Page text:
Only if the neighbour gives permission to do so then only Michael can use the fence.
Making alterations to the fences of a neighbouring land will cause or put much heavier burden on those fences than for which they were designed for. Any activities like, hanging plantations on those fences, leaning things against those fences, using a neighbour’s fences as retaining walls, etc. this would lead to conflicts, damages, costs, penalties for repairs.
This suggests that anything that is done in case of neighbours fence, his consent or permission has to be taken first.
2) Trees –
Tree can be cut without anyone’s permission if it is not located within a conservation area or there is no tree preservation order.
3) Converting garage into office –
There are three essentials – if such act is done without the permission then the cost is to be paid to get it back to the original condition.
- Restrictive clausesin the lease – sometimes the lessor puts some clauses that restrict the lessee to convert certain portions of the property. Here the person may have the option to convert leaving the front portion of the garage for that purpose only n using the rest for what he intends.
- Planning permission– the planning permission is only required if one wants to change the size of the garage while converting it into some other purposed block.
- Building Regulations– government building regulations are to be complied with when a person plans to convert any of the parts of the house into a room used for living purposes.
Some reasons, where permission would not be given:
- If the house is a listed building.
- If the constructing or conversion affects the drainage.
- Parking restrictions – in some cities like, London, there has to be a separate place for car parking, which cannot be disturbed.
4) Solar panels –
Yes, Building Regulations Approval is needed if, on a roof, a person installs solar panels provided that the work is carried out by an installer registered with a ‘Competent Person’ self certification scheme. Maximum, the load the existing roofs can hold has to be assessed, and some strengthening would have to be done.
Solar panels –
Planning permission is mandatory if the fittings of the solar panels are made on the side walls and can be seen from the roads if that property is constructed in a conservation area.
The solar panels attached to the pitched roofs, do not require any planning permissions, but some essentials are there –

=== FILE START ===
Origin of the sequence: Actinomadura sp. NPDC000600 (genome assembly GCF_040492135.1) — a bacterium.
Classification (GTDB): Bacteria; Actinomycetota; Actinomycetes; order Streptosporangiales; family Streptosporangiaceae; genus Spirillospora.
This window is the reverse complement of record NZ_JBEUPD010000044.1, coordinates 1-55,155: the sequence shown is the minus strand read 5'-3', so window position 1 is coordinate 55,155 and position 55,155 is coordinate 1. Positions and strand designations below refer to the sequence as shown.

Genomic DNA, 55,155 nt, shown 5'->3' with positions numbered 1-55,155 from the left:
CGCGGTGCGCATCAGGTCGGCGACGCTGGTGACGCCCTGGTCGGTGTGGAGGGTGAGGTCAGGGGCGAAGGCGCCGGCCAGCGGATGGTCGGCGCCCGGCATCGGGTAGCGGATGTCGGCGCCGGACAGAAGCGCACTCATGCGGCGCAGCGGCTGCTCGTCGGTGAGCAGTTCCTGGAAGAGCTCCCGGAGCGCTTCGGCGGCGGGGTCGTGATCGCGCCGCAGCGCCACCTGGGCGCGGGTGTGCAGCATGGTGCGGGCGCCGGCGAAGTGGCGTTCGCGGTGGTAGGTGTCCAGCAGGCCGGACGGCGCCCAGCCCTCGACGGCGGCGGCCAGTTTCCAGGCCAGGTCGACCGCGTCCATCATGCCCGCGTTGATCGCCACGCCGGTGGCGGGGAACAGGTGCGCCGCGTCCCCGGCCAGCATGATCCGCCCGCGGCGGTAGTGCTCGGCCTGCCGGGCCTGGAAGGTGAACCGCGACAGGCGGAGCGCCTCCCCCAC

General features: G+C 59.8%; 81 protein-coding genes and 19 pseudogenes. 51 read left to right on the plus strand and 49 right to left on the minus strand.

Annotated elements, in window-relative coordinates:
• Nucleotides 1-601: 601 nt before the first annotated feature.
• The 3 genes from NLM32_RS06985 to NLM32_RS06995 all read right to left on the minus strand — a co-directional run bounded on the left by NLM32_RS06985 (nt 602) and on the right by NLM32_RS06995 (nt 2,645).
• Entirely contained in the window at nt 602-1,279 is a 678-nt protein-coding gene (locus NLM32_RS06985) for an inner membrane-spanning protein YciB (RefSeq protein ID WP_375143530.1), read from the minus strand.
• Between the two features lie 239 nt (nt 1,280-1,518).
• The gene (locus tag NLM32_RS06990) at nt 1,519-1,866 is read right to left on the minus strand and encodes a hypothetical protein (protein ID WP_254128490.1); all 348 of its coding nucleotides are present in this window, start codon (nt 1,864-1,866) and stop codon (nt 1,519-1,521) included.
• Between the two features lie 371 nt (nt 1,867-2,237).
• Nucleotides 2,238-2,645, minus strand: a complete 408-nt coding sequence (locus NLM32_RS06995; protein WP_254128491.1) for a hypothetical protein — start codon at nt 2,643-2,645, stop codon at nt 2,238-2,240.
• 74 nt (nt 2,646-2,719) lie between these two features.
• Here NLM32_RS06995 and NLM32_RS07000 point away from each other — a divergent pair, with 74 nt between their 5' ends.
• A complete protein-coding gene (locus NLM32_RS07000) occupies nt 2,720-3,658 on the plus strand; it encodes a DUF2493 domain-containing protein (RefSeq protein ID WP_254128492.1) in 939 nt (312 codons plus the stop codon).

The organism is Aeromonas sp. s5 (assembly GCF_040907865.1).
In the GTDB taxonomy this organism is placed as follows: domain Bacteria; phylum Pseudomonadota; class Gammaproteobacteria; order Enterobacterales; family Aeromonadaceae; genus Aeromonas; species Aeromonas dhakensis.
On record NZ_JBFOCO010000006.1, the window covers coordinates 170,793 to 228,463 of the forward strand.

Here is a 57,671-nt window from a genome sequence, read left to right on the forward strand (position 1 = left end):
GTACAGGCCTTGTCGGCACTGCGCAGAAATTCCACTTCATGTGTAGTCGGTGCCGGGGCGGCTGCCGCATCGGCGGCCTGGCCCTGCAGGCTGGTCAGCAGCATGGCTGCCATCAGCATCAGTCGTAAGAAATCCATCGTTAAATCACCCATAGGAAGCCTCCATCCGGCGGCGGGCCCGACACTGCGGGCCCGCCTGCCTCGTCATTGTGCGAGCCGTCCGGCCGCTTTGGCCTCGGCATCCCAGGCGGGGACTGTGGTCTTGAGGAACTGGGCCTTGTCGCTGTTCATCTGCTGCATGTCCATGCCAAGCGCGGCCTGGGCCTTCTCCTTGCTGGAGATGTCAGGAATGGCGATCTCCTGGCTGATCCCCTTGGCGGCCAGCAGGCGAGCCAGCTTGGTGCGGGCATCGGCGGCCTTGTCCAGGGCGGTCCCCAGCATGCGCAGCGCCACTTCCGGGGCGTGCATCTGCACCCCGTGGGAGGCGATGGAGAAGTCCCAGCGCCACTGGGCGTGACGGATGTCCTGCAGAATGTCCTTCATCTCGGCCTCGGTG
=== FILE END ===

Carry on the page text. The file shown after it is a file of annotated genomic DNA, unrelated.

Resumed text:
- Due to slanting roofs, and chimneys even the highest part of the solar panels would not exceed the highest part of the roof any part of the panel exceeds the highest part of the roof.
- None of the parts of the solar panel shall exceed 20 cm from the roof as visible.
- The boundaries of the existing roof shall not be exceeded by the panels.
- If the house is within the World Heritage Site or conservation area the roof slope on which the panels are fitted must not face onto and be visible from the road.
In the conservation area, cutting down trees have to be approved, and there has to be a mandatory permission required.
If anyone wants to cut or even trim the trees that lie within these areas or are protected by any order, then the consent has to be taken from the District Council. But if the trees are dead or dangerous than no need of any permission.
Planning permission is not required for Solar panels in houses. But there are some guidelines and restrictions. Such as, the projection of the solar panels should not be more than 20cm attached to the wall or the roof.
- Listed Buildings – if a property comes under the count of listed building then the listed building consent becomes mandatory.
No listed building consent is required but still planning permission may still be required and even the building regulation consent may be required in certain works, like –
- Modifications, changes of the paths, patios etc
- Decking (if it is not in joining to any structure which is a listed structure)
- The building of any free standing buildings like, pergolas, sheds, greenhouses, gazebos, garages etc
- Construction of any new type of enclosures such as gates, walls, railings, hedges, boundaries, fences. Proviso – the new constructions shall not be attached to any listed structure.